The National Institute for Health and Clinical Excellence (NICE) has issued full guidance to the NHS in England, Wales, Scotland and Northern Ireland on radiofrequency valvotomy for pulmonary atresia.
Radiofrequency valvotomy is used to treat pulmonary atresia, a congenital malformation of the pulmonary valve in which the valve orifice fails to develop. The valve is completely closed thereby obstructing the outflow of blood from the heart to the lungs. Babies with this type of cyanotic congenital heart disease survive only for the first few days of life while the normal fetal shunts between left and right circulations remain patent. Without an operation in that period to open the pulmonary valve or to make a shunt between the aorta and the pulmonary arteries, the condition is fatal.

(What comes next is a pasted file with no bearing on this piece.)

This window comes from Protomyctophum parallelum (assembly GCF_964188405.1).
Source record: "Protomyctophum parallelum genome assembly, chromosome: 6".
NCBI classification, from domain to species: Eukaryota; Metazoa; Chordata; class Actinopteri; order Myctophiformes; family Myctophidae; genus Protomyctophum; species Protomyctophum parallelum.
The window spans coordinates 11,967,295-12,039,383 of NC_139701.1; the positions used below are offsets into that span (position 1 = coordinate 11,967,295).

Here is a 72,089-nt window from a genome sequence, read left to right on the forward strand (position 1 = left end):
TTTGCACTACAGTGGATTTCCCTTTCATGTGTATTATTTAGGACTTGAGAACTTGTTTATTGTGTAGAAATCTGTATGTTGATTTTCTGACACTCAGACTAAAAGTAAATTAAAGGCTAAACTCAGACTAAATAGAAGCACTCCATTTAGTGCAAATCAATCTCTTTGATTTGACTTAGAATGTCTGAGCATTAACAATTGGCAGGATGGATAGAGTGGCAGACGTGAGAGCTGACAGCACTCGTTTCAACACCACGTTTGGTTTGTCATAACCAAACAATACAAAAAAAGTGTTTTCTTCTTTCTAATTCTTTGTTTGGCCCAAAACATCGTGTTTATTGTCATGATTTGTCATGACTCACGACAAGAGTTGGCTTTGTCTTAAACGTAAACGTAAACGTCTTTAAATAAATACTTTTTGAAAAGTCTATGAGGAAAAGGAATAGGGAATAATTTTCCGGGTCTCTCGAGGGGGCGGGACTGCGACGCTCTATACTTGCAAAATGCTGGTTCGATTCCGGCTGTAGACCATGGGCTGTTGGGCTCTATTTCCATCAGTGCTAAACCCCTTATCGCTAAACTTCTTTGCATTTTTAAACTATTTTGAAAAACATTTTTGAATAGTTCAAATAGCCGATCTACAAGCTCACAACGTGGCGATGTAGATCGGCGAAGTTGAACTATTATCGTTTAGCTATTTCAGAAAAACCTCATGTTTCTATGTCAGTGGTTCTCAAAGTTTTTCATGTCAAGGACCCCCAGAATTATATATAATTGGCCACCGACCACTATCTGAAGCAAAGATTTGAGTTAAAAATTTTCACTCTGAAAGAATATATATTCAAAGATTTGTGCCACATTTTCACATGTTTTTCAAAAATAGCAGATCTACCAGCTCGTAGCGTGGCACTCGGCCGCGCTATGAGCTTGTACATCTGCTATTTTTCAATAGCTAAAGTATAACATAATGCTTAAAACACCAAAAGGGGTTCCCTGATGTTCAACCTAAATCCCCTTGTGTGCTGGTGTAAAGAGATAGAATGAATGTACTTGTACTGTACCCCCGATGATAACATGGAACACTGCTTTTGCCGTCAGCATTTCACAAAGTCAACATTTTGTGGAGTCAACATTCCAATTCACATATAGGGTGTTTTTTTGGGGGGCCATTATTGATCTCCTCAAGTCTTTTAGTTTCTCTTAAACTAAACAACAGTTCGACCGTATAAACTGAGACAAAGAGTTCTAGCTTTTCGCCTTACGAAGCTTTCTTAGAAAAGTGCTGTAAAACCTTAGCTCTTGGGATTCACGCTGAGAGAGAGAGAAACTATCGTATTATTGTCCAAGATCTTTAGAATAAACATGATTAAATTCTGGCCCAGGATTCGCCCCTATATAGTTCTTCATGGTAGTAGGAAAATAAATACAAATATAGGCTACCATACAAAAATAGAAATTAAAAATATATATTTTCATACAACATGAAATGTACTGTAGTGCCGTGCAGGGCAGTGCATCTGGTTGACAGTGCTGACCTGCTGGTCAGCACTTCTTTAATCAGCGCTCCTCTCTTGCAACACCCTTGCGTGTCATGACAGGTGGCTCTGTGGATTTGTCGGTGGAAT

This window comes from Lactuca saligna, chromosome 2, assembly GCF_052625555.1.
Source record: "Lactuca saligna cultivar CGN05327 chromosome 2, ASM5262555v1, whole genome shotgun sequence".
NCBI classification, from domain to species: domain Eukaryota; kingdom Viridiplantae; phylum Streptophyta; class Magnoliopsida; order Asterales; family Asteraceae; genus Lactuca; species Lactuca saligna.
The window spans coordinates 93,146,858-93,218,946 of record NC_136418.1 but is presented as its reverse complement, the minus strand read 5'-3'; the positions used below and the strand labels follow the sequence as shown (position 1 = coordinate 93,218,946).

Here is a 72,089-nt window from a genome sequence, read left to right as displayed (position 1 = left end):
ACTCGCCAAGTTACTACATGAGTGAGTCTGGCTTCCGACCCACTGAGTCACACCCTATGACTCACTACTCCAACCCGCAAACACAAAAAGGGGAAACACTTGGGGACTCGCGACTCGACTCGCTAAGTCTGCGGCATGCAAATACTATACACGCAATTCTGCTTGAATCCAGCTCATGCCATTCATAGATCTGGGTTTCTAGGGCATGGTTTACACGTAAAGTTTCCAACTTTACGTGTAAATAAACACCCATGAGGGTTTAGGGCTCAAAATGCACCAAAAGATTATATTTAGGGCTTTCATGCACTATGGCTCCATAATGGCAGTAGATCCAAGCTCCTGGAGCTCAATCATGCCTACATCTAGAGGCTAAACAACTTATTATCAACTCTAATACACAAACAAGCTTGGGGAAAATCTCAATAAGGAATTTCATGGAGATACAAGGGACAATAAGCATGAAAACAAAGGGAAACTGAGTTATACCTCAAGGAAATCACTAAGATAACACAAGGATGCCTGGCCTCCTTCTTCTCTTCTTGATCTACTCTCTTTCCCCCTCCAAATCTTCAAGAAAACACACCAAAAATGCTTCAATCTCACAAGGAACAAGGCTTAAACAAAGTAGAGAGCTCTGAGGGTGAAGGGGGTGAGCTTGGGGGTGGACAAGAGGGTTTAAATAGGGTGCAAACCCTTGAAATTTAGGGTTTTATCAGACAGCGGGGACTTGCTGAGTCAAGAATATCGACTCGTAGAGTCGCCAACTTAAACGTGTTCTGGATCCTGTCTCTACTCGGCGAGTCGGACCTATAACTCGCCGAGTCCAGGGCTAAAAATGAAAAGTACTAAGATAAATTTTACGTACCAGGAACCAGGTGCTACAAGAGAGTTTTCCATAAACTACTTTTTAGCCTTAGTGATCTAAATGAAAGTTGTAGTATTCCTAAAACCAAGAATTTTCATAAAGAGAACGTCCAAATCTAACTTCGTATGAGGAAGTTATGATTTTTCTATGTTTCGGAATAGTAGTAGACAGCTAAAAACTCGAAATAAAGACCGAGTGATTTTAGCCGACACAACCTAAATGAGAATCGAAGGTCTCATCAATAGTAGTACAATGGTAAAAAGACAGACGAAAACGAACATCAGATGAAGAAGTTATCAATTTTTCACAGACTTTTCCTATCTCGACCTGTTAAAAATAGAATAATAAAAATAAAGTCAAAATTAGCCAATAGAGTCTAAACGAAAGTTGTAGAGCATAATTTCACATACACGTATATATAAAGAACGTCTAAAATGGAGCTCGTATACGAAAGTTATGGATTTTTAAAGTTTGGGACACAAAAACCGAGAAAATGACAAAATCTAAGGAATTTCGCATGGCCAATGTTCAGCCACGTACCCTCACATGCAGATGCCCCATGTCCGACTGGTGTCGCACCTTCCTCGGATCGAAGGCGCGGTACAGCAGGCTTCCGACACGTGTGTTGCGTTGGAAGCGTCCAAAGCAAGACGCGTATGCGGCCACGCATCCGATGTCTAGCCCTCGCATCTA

The standard treatment for pulmonary atresia is open heart surgery which includes the Fontan procedure (the surgical creation of a right ventricular bypass by directly connecting either the right atrium or the superior or inferior vena cava and the pulmonary artery) and the Blalock-Taussig shunt (a palliative procedure where a shunt is created to allow blood to pass from the aorta to the pulmonary artery by dividing the left subclavian artery and connecting it to the left pulmonary artery). Further open heart surgery may include open surgical valvotomy.
Radiofrequency valvotomy is a minimally invasive cardiac catheterisation procedure which involves creating an opening in the blocked pulmonary valve followed by dilation using balloon angioplasty. It avoids open surgery but some children will later need a permanent shunt procedure.